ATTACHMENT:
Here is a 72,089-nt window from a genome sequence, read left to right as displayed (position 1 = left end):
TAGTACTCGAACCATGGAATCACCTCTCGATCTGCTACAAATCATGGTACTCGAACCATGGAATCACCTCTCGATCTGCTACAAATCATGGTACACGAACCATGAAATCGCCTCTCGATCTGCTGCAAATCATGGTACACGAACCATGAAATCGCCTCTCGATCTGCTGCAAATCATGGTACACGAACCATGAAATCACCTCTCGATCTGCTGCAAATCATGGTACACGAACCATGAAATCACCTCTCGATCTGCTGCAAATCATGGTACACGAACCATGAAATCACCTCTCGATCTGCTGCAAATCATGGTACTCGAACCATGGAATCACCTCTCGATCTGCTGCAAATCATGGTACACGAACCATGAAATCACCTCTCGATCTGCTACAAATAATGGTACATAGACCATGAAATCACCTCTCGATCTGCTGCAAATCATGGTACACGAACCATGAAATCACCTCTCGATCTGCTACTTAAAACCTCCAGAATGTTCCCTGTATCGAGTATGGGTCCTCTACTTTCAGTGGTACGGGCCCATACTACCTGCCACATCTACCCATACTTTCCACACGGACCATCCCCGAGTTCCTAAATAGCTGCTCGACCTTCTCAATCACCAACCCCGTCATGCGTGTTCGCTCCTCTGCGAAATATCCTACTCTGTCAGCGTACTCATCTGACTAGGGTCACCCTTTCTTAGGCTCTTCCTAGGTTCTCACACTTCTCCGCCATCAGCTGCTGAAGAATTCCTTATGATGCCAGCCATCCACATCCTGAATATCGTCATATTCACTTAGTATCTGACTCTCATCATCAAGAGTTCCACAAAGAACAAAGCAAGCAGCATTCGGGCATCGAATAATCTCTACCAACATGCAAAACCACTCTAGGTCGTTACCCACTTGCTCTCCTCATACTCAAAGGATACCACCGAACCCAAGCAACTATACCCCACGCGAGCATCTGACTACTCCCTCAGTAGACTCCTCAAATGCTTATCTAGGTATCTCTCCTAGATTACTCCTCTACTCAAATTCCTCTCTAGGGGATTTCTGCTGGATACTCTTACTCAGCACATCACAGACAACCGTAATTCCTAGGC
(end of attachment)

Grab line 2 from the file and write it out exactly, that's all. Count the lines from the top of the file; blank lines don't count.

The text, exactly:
TAGTACTCGAACCATGGAATCACCTCTCGATCTGCTACAAATCATGGTACTCGAACCATGGAATCACCTCTCGATCTGCTACAAATCATGGTACACGAACCATGAAATCGCCTCTCGATCTGCTGCAAATCATGGTACACGAACCATGAAATCGCCTCTCGATCTGCTGCAAATCATGGTACACGAACCATGAAATCACCTCTCGATCTGCTGCAAATCATGGTACACGAACCATGAAATCACCTCTCGATCTGCTGCAAATCATGGTACACGAACCATGAAATCACCTCTCGATCTGCTGCAAATCATGGTACTCGAACCATGGAATCACCTCTCGATCTGCTGCAAATCATGGTACACGAACCATGAAATCACCTCTCGATCTGCTACAAATAATGGTACATAGACCATGAAATCACCTCTCGATCTGCTGCAAATCATGGTACACGAACCATGAAATCACCTCTCGATCTGCTACTTAAAACCTCCAGAATGTTCCCTGTATCGAGTATGGGTCCTCTACTTTCAGTGGTACGGGCCCATACTACCTGCCACATCTACCCATACTTTCCACACGGACCATCCCCGAGTTCCTAAATAGCTGCTCGACCTTCTCAATCACCAACCCCGTCATGCGTGTTCGCTCCTCTGCGAAATATCCTACTCTGTCAGCGTACTCATCTGACTAGGGTCACCCTTTCTTAGGCTCTTCCTAGGTTCTCACACTTCTCCGCCATCAGCTGCTGAAGAATTCCTTATGATGCCAGCCATCCACATCCTGAATATCGTCATATTCACTTAGTATCTGACTCTCATCATCAAGAGTTCCACAAAGAACAAAGCAAGCAGCATTCGGGCATCGAATAATCTCTACCAACATGCAAAACCACTCTAGGTCGTTACCCACTTGCTCTCCTCATACTCAAAGGATACCACCGAACCCAAGCAACTATACCCCACGCGAGCATCTGACTACTCCCTCAGTAGACTCCTCAAATGCTTATCTAGGTATCTCTCCTAGATTACTCCTCTACTCAAATTCCTCTCTAGGGGATTTCTGCTGGATACTCTTACTCAGCACATCACAGACAACCGTAATTCCTAGGC